Sunday, January 19, 2020
Home Readers Comments Readers' comments special: Our pride in the poppy

Readers’ comments special: Our pride in the poppy

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Many readers contributed comments on Ollie Wright’s article in TCW yesterday, ‘The poppy doesn’t glorify war, you Cambridge snowflakes. It recognises our debt to the fallen’.

Here is a selection of extracts:

Barry Sheridan wrote:

As I young boy I was taken to the Imperial War Cemetery at Arnhem. I recall it like it was yesterday even though it was nearly 60 years ago: it was a bright sunny day in early May, with a breeze rustling the beech hedging, the fresh green leaves forming an amphitheatre to the rows of the immaculate headstones. What has really stuck with me through the years were the ages of the fallen, they were all so young, they never had a life. Yet modern youth, or some of them who have never done anything but whine, feel able to condemn a single moment in a year when we can remember the sacrifice of those that gave us our today.

Andy wrote:

The simple dignity of Remembrance Sunday is without equal anywhere in the world, and far from ‘glorifying war’ it underlines the folly of war and man’s inhumanity to his fellow man. It is not for nothing that the ceremonial has remained unchanged since its inception, and Blair got very short shrift when he suggested changing it – the Queen wouldn’t have it and rightly so.

So I will wear my Poppy with pride as I always have and in grateful thanks that I can live in this wonderful land because of the sacrifice made by those I never knew.

Labour_is_bunk wrote:

This is more widely linked to the general lack of patriotism by the Left. If the Brexit vote demonstrated anything, it showed up a soft underbelly who have contempt for democracy and contempt for this country and its past.

It’s no coincidence that there is a strong overlap between rabid Remainers and those who denounce our ‘imperialist’ past, (and throw in the Highland Clearances and Ireland for good measure) as if totally embracing the EU will somehow wipe the slate clean.

MeandMyDog wrote:

How times have changed. Funeral of the Unknown Soldier in 1920. I can’t watch it in one sitting:

LoveMeIamALiberal wrote:

I guess you have to be as educated as a student to make a comment as dumb as that. The people of Wootton Bassett stood on their street in silent tribute to soldiers returning dead from Afghanistan; by doing so they were also holding the Government to account for their continuing involvement in a war most people did not support.

PutinCooksSocks wrote:

Can I suggest a compromise? I will wear my poppy with pride. Stella Swain can wear a white feather in memory of the mob who forced many men to their deaths in the name of the very ‘gender roles’ she no doubt claims to despise.

rapscallion wrote:

I remember friends who died in the Falklands war, I remember my mate who suffers from PTSD, from the same war, I remember being in a ‘O’ Boat in the Gulf during the Gulf War of 1991, I remember my Father who suffered such terrible sights that he could hardly speak of them and who eventually drank himself to death. I remember my 4 uncles who were killed in WWI. I remember my Great Grandfather who won a VC in the Maori War. I remember, and I am eternally in their debt. Better Men than me, Gunga Din.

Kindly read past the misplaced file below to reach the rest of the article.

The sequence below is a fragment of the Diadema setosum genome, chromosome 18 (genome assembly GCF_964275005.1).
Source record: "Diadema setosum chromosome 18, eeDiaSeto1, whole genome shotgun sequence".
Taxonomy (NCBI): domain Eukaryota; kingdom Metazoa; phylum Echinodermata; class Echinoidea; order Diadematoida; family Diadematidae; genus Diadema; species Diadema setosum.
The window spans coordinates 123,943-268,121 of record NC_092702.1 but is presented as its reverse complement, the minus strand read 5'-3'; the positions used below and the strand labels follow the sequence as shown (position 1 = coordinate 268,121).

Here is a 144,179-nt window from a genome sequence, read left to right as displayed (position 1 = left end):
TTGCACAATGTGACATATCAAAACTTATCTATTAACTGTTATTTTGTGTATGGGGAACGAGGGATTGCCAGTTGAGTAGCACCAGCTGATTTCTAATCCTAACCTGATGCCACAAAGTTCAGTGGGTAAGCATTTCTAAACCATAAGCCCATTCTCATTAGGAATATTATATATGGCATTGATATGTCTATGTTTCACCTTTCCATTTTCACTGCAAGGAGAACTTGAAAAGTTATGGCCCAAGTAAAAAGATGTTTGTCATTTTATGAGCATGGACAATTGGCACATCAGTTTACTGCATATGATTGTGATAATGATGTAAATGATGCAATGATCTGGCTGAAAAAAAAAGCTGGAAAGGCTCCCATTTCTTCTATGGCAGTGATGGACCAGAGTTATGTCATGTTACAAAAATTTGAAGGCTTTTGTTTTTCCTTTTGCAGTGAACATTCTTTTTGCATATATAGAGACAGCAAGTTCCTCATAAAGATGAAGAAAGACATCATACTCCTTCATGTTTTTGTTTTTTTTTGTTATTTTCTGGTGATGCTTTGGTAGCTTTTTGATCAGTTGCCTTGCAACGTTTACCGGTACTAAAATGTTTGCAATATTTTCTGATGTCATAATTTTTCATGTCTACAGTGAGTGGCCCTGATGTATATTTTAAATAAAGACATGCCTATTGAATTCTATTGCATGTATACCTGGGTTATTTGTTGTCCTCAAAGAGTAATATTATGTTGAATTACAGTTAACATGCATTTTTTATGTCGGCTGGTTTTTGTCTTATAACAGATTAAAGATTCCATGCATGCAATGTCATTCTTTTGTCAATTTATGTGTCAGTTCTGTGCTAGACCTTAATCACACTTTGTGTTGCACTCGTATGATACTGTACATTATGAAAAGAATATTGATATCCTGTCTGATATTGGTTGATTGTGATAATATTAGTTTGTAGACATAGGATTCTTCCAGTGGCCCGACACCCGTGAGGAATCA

gs_schweik wrote:

It must take a very special ignorance and lack of empathy to conflate a grey November day and the simple eloquence of the poppy with ‘glorifying war’.

I was a soldier for 23 years and I can assure Stella that Remembrance is a sombre recognition of the debt we owe those who were killed, maimed, scarred or emotionally crippled in war.

And I can’t help thinking that this silly agenda is being driven as yet another erosion of our identity.

Harley Quin wrote:

The Cambridge students passed a motion pre-World War II that endorsed uncompromising pacifism. No change there then.

A similar motion passed by the Oxford Student Union pre-war is claimed to have encouraged Hitler.

Students have a lot to learn, almost by definition.

Most of the more importance lessons though are to be found in life, not in lecture halls.

UKCitizen wrote:

Our centres of learning have just become indoctrination centres where our brightest are told what to think, not how to think.

39 Pontiac Dream wrote:

Expect it to get worse if Corbyn gets in. He plans to ‘educate’ kids on the terrible atrocities committed by the British in the past and don’t be surprised if that includes WW1 and WW2. The Left-wing leeches who attach themselves to Corbyn will continue to denigrate this country and our heroes until their acts of bravery are washed away.
We cannot allow them to do this.

Oaknash wrote:

We remember those who gave their lives for us because
1 It is the right thing to do
2 It stops us repeating the mistakes of the past.

These spoilt and delicate children have no idea what is the right thing to do and no idea what they are they destroying and thus what they are creating in the future.

And if they did they should be bloody ashamed.
But they won’t because as always with the Left only their ‘feelings’ matter.

Audre Myers wrote:

In Flanders fields the poppies blow
Between the crosses, row on row,
That mark our place; and in the sky
The larks, still bravely singing, fly
Scarce heard amid the guns below.

We are the Dead. Short days ago
We lived, felt dawn, saw sunset glow,
Loved and were loved, and now we lie
In Flanders fields.

Take up our quarrel with the foe:
To you from failing hands we throw
The torch; be yours to hold it high.
If ye break faith with us who die
We shall not sleep, though poppies grow
In Flanders fields.

Makes me weep. May we never break faith.

The young don’t know there are things worth dying for.

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